After a long sojourn, I decided to return to Facebook this year, and I have to say it feels like a very different place compared to when I was last active on the site about 10 years ago. I’ve maintained some of my pages, but it’s been the odd post only, and most of them because Instagram allows you to cross-post to linked accounts. It hasn’t exactly helped me keep up with the times, so to speak.
It took me some time to figure out where things were, and what I had left behind but now I think I have an idea of what I can do with it all. A pleasant surprise was to find a group of mine where we used to talk about education and life in the UK. It was still there, and to my surprise, there were still some members who hadn’t left after so many years of inactivity. I suppose they’d forgotten it even existed, so I thought it was time to remind them. Only one problem. How do you address people you used to know, but haven’t spoken to in a decade?
After some deliberations, I opted for a message that was something very close to what I’m about to share with you. I didn’t write it for this blog, but it’s all true and part of my journey, so I want to add it to my records. Here’s a slightly amended version:
Long Time No Sea, My Friend
Many moons have passed since I last talked about education in [old name of group], and my life has changed a lot since then. Some of you may know that I have been struggling with ill health for most of my life, and that in the end, I had to stop working. It was really hard for me, because I loved my job and for the first few years after my retirement I went through what I can only describe as a grieving process. I felt like I had lost a part of myself and that without my job I had nothing to offer anyone. Nothing left to give. No, don’t worry, I promise we’re not going down saddo lane.
A few of you already know that I am full of ideas and that I love to see what happens if you jump off a cliff. For you, nothing of what I’m about to say will come as much of a surprise. To the rest of you, I apologise in advance. You may want to take a seat for this one, because it may get a little wild and crazy.
It was my love for storytelling and the written word that led me down the path of education, and that was part of the reason it hurt so much to walk (or roll) away. When I finally came to the end of my wallowing days, though, I realised that I could still teach. That part of me, that skill set, was still intact even if my brain capacity had taken a few knocks. And I could still write. Better yet, you don’t need to leave your bed to be able to write and tell stories. This got me thinking.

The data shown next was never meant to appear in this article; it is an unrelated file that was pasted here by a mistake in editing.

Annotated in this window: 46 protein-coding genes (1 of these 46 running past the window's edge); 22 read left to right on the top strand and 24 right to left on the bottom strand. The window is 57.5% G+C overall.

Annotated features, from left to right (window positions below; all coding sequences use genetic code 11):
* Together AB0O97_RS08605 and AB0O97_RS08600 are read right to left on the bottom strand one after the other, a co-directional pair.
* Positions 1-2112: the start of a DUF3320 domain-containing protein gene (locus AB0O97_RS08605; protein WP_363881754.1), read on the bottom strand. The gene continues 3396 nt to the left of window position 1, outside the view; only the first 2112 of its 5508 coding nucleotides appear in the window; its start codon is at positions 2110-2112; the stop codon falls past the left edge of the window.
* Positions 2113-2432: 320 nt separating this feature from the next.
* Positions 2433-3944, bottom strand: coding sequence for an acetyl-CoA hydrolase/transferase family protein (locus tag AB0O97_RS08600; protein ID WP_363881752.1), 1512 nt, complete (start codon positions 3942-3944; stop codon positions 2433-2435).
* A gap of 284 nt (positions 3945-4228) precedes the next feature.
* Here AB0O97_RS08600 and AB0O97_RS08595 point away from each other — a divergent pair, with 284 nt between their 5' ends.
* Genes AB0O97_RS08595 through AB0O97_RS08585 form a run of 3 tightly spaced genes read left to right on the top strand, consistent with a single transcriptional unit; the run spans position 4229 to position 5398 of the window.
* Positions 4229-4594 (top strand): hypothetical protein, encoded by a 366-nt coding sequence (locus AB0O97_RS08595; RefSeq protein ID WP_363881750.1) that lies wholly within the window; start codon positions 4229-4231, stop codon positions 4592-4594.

See, I could not accept a future where I wouldn’t have any kind of work, and the only thing I know for a fact I’m really good at is writing and talking to people. Showing them stuff and telling them about different things and how to do them. So, I decided to find a way to capitalise on my one remaining strength. Something that could at least earn me enough coin to make me feel like I had a purpose again.
My initial plan was to take all my teaching material – and there’s a lot of it after decades of writing – and turn it into online courses, ebooks and blog posts. I bought a few domains and created a fantasy ship where I was building my little blog empire. Well, if we’re going to be pedantic I had technically already built my first ship, so the Resilience was the new improved version.
Anyway, I put my old shipwright hat on and got started. After a few months, I could see I was making progress (if ever so slowly) and it made me feel pretty darn proud of myself. Then COVID arrived. We all got locked up, or down, and I lost my family in the process. That is to say, they had to move out and I lost the life I’d had for three lovely, long decades. And just like that, I fell into another bout of expresso depresso and self-pity. Nothing about the work I was doing sparked any joy. I’d try to write a blog post about Neuro-Linguistic Programming and my brain would spin out of control and come up with all sorts of crazy stories instead. So, I began to write them down.
The Real Magic of Storytelling
Since childhood, I’ve had an alter ego called Linnea. She is me, of course, but she’s crafty, very creative, and she likes to have fun. She’s also a lot braver than I am in many ways. All my life, I’ve signed my arts and crafts projects in her name, so when I sat here, locked up in my Rapunzel tower to keep the pesky virus out, I created a Twitter account for her.
Linnea, who’s still me, was quick to pick up on this new adventure and we started to tell people about our pirate ship, and how we had been stranded here, locked up in our pandemic panic room, since the bloody Rona hit. And this, my friend, is where the real magic of storytelling manifested itself.